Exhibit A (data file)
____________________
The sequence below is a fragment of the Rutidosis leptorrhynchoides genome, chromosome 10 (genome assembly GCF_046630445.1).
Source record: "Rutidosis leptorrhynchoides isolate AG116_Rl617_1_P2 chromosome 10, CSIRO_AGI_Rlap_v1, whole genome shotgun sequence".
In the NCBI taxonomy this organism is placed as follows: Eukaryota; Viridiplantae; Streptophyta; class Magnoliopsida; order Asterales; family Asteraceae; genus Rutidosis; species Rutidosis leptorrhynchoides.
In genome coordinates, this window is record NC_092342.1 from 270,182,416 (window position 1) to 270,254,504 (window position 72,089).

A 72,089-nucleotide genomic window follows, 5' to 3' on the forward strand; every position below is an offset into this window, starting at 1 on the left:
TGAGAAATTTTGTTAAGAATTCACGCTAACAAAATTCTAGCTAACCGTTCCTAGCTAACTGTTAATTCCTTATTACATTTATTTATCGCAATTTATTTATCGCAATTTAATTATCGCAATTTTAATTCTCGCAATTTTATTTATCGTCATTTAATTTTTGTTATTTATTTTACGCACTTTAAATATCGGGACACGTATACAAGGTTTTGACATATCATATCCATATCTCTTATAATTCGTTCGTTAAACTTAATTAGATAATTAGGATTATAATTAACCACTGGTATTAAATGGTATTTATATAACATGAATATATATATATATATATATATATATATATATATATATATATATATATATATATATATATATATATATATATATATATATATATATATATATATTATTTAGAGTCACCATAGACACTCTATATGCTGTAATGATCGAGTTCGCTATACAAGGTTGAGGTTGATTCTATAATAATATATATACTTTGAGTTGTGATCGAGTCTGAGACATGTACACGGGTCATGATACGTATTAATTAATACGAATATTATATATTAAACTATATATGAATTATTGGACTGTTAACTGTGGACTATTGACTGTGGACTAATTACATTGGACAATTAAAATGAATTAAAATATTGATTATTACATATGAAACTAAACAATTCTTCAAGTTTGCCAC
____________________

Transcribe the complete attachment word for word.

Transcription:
The sequence below is a fragment of the Rutidosis leptorrhynchoides genome, chromosome 10 (genome assembly GCF_046630445.1).
Source record: "Rutidosis leptorrhynchoides isolate AG116_Rl617_1_P2 chromosome 10, CSIRO_AGI_Rlap_v1, whole genome shotgun sequence".
In the NCBI taxonomy this organism is placed as follows: Eukaryota; Viridiplantae; Streptophyta; class Magnoliopsida; order Asterales; family Asteraceae; genus Rutidosis; species Rutidosis leptorrhynchoides.
In genome coordinates, this window is record NC_092342.1 from 270,182,416 (window position 1) to 270,254,504 (window position 72,089).

A 72,089-nucleotide genomic window follows, 5' to 3' on the forward strand; every position below is an offset into this window, starting at 1 on the left:
TGAGAAATTTTGTTAAGAATTCACGCTAACAAAATTCTAGCTAACCGTTCCTAGCTAACTGTTAATTCCTTATTACATTTATTTATCGCAATTTATTTATCGCAATTTAATTATCGCAATTTTAATTCTCGCAATTTTATTTATCGTCATTTAATTTTTGTTATTTATTTTACGCACTTTAAATATCGGGACACGTATACAAGGTTTTGACATATCATATCCATATCTCTTATAATTCGTTCGTTAAACTTAATTAGATAATTAGGATTATAATTAACCACTGGTATTAAATGGTATTTATATAACATGAATATATATATATATATATATATATATATATATATATATATATATATATATATATATATATATATATATATATATATATATATATATATATATATTATTTAGAGTCACCATAGACACTCTATATGCTGTAATGATCGAGTTCGCTATACAAGGTTGAGGTTGATTCTATAATAATATATATACTTTGAGTTGTGATCGAGTCTGAGACATGTACACGGGTCATGATACGTATTAATTAATACGAATATTATATATTAAACTATATATGAATTATTGGACTGTTAACTGTGGACTATTGACTGTGGACTAATTACATTGGACAATTAAAATGAATTAAAATATTGATTATTACATATGAAACTAAACAATTCTTCAAGTTTGCCAC